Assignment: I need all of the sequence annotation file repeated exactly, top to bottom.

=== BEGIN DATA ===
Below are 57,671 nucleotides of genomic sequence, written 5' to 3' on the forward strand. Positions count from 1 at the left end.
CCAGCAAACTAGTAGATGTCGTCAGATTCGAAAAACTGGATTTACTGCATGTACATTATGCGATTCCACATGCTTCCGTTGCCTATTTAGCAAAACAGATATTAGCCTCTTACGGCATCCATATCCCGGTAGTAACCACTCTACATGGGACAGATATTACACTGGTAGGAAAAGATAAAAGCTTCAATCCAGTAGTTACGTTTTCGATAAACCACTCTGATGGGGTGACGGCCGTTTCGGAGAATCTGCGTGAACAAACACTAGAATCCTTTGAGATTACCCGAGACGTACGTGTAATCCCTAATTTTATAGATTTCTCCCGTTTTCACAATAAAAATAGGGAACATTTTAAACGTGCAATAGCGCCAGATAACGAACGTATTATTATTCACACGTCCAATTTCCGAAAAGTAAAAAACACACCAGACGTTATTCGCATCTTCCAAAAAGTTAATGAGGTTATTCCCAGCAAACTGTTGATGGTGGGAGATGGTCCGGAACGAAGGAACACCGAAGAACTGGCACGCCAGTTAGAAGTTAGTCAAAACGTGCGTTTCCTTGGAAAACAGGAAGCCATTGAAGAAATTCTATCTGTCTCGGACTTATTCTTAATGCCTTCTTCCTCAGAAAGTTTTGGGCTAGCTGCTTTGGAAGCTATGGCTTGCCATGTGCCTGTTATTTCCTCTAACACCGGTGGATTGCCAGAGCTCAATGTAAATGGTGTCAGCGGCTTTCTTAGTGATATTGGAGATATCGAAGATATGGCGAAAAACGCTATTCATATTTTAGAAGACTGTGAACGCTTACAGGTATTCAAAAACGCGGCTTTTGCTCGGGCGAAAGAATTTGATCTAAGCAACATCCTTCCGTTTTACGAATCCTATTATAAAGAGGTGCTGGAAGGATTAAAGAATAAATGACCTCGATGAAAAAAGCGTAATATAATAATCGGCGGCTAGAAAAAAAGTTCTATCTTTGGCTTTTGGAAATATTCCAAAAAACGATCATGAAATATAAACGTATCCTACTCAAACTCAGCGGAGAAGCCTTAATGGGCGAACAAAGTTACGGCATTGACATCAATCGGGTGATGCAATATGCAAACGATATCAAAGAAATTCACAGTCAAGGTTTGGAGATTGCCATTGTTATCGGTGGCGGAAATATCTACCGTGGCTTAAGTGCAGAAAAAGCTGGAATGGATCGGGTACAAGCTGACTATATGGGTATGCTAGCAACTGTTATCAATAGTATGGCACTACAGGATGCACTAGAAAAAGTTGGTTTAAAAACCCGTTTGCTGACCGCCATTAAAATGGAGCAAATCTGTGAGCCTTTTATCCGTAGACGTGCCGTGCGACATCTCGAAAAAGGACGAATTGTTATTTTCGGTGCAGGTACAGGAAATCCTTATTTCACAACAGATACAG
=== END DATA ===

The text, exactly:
Below are 57,671 nucleotides of genomic sequence, written 5' to 3' on the forward strand. Positions count from 1 at the left end.
CCAGCAAACTAGTAGATGTCGTCAGATTCGAAAAACTGGATTTACTGCATGTACATTATGCGATTCCACATGCTTCCGTTGCCTATTTAGCAAAACAGATATTAGCCTCTTACGGCATCCATATCCCGGTAGTAACCACTCTACATGGGACAGATATTACACTGGTAGGAAAAGATAAAAGCTTCAATCCAGTAGTTACGTTTTCGATAAACCACTCTGATGGGGTGACGGCCGTTTCGGAGAATCTGCGTGAACAAACACTAGAATCCTTTGAGATTACCCGAGACGTACGTGTAATCCCTAATTTTATAGATTTCTCCCGTTTTCACAATAAAAATAGGGAACATTTTAAACGTGCAATAGCGCCAGATAACGAACGTATTATTATTCACACGTCCAATTTCCGAAAAGTAAAAAACACACCAGACGTTATTCGCATCTTCCAAAAAGTTAATGAGGTTATTCCCAGCAAACTGTTGATGGTGGGAGATGGTCCGGAACGAAGGAACACCGAAGAACTGGCACGCCAGTTAGAAGTTAGTCAAAACGTGCGTTTCCTTGGAAAACAGGAAGCCATTGAAGAAATTCTATCTGTCTCGGACTTATTCTTAATGCCTTCTTCCTCAGAAAGTTTTGGGCTAGCTGCTTTGGAAGCTATGGCTTGCCATGTGCCTGTTATTTCCTCTAACACCGGTGGATTGCCAGAGCTCAATGTAAATGGTGTCAGCGGCTTTCTTAGTGATATTGGAGATATCGAAGATATGGCGAAAAACGCTATTCATATTTTAGAAGACTGTGAACGCTTACAGGTATTCAAAAACGCGGCTTTTGCTCGGGCGAAAGAATTTGATCTAAGCAACATCCTTCCGTTTTACGAATCCTATTATAAAGAGGTGCTGGAAGGATTAAAGAATAAATGACCTCGATGAAAAAAGCGTAATATAATAATCGGCGGCTAGAAAAAAAGTTCTATCTTTGGCTTTTGGAAATATTCCAAAAAACGATCATGAAATATAAACGTATCCTACTCAAACTCAGCGGAGAAGCCTTAATGGGCGAACAAAGTTACGGCATTGACATCAATCGGGTGATGCAATATGCAAACGATATCAAAGAAATTCACAGTCAAGGTTTGGAGATTGCCATTGTTATCGGTGGCGGAAATATCTACCGTGGCTTAAGTGCAGAAAAAGCTGGAATGGATCGGGTACAAGCTGACTATATGGGTATGCTAGCAACTGTTATCAATAGTATGGCACTACAGGATGCACTAGAAAAAGTTGGTTTAAAAACCCGTTTGCTGACCGCCATTAAAATGGAGCAAATCTGTGAGCCTTTTATCCGTAGACGTGCCGTGCGACATCTCGAAAAAGGACGAATTGTTATTTTCGGTGCAGGTACAGGAAATCCTTATTTCACAACAGATACAG